chinatownBeneath the famous Friendship Archway at H and 7th Streets lies the entrance to one of the District’s mostwellknown and culturally inspired neighborhoods, Chinatown. Only blocks away from the Verizon Center, the district is most visited for its restaurants and annual parade commemorating the Chinese New Year.

Each year, Chinatown celebrates the new year holiday with a parade, Chinese Dragon Dances, live musical performances and a host of other activities. The Chinese New Year is a 15-day celebration which begins with the New Moon on the first day of the new year and ends on the full moon two weeks later. This year, the new year will fall on Feb. 3. Keep in mind that during the festivities, it is customary for both performers and spectators to wear red, a color which is believed to aid in warding off evil spirits.

Chinatown spans nearly five blocks and contains approximately 20 Chinese, Asian and Asian-inspired restaurants, all within walking distance. While the neighborhood has recently played host to an increasing number of American chains such as Starbucks, Hooters, McCormick & Schmick’s and Legal Seafoods, it still maintains a firm grip on its Asian roots.

Today, many of its Asian restaurants are family-owned and operated. Of note is Ping Pong Dim Sum on 7th Street. Despite the restaurant’s seemingly informal name, Ping Pong is actually an upscale venue, offering an extensive menu of dim sum or, in Ping Pong’s words, “little steamed parcels ofdeliciousness.” These range from traditional dishes such as spicy pork and seafood dumplings to those better suited to the more intrepid, such as black prawn dumplings in black squid ink pastry.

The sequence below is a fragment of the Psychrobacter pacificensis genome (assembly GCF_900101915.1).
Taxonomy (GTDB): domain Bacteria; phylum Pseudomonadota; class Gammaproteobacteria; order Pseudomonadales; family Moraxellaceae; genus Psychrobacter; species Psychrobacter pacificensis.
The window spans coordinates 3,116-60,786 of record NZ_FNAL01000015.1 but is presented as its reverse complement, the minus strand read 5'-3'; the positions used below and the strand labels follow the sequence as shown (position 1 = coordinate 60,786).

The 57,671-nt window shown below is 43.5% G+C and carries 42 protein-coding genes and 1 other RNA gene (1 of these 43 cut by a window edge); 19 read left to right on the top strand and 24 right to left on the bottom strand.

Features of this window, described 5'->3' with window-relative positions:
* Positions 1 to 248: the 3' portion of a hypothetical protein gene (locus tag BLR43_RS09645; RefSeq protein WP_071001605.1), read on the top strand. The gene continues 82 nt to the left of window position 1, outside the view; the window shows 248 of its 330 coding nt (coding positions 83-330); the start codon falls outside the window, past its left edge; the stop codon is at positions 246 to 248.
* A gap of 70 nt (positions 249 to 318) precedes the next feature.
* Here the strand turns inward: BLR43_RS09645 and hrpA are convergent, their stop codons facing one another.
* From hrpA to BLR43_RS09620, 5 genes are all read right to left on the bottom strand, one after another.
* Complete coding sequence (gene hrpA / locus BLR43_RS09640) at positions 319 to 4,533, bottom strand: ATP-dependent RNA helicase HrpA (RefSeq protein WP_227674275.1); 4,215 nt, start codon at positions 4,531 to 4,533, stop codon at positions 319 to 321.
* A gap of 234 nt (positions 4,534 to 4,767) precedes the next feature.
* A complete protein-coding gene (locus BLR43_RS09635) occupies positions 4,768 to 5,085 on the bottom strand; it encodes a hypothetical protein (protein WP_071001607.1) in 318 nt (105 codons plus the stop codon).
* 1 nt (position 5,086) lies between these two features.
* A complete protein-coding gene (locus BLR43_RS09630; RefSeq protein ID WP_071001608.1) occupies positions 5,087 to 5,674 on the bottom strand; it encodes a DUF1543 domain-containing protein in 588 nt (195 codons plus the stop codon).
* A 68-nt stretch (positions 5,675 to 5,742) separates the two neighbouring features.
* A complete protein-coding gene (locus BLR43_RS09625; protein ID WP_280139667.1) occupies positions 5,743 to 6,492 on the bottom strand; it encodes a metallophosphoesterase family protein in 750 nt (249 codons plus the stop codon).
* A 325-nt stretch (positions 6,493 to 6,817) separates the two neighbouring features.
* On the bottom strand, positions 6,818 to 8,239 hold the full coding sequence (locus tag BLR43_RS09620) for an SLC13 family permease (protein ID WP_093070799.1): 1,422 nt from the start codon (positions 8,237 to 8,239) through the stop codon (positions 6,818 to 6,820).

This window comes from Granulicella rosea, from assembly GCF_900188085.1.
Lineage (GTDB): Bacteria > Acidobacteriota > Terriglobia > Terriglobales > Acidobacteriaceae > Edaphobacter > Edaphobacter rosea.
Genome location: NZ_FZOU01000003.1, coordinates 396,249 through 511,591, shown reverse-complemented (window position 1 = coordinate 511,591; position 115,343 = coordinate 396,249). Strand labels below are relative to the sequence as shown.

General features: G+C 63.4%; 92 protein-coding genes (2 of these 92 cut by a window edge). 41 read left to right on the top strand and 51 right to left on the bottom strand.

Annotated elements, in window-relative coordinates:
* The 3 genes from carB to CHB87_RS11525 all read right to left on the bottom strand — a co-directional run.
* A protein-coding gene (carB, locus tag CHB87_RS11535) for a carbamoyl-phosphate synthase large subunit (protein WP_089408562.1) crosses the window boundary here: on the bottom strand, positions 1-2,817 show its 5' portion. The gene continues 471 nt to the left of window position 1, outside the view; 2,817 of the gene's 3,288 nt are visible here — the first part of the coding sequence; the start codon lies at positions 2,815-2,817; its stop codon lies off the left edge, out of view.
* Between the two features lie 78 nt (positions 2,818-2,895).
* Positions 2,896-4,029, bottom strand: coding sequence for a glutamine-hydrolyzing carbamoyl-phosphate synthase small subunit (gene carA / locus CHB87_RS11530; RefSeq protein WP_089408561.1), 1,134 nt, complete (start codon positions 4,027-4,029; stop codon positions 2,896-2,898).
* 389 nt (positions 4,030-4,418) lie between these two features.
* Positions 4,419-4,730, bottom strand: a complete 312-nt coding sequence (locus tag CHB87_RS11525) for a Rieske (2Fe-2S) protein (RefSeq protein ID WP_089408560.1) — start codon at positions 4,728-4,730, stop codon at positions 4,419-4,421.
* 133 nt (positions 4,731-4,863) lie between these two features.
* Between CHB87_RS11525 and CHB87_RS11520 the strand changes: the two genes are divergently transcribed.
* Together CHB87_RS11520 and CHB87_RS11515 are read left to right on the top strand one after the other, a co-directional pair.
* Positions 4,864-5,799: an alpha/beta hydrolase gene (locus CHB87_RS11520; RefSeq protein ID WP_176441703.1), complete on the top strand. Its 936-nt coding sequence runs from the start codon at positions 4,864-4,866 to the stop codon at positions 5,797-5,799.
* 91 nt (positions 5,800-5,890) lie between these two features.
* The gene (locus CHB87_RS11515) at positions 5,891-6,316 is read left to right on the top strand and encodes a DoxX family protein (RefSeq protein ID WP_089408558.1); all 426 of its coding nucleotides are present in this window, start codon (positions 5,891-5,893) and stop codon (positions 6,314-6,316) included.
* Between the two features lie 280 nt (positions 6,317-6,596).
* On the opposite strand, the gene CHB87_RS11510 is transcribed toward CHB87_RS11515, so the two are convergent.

Wok & Roll is another restaurant worth a visit, representing both them area’s Asian culture as well as the American history that D.C. is known for: The restaurant occupies a house which once served as the meeting place for John Wilkes Booth and his fellow conspirators in the assassination of Abraham Lincoln in nearby Ford’s Theatre. Alongside this heaping slice of Americana, the restaurant serves the best of both Japanese and Chinese cuisine, including Peking Duck, Soft Shell Crab and a variety of sushi during happy hour from Monday to Friday from 4 to 7 p.m.

After a basketball game this season, stop in for happy hour at Wok & Roll, dim sum at Ping Pong, or try any one of the Chinese dives beneath the famous Friendship Archway. A couple caveats: dining in this area can be pricey, and the surrounding neighborhood is dicey, especially at night. The unique culinary and cultural delights to be found here outweigh whatever reservations you may still have, however. Forget it, Jake. It’s Chinatown.

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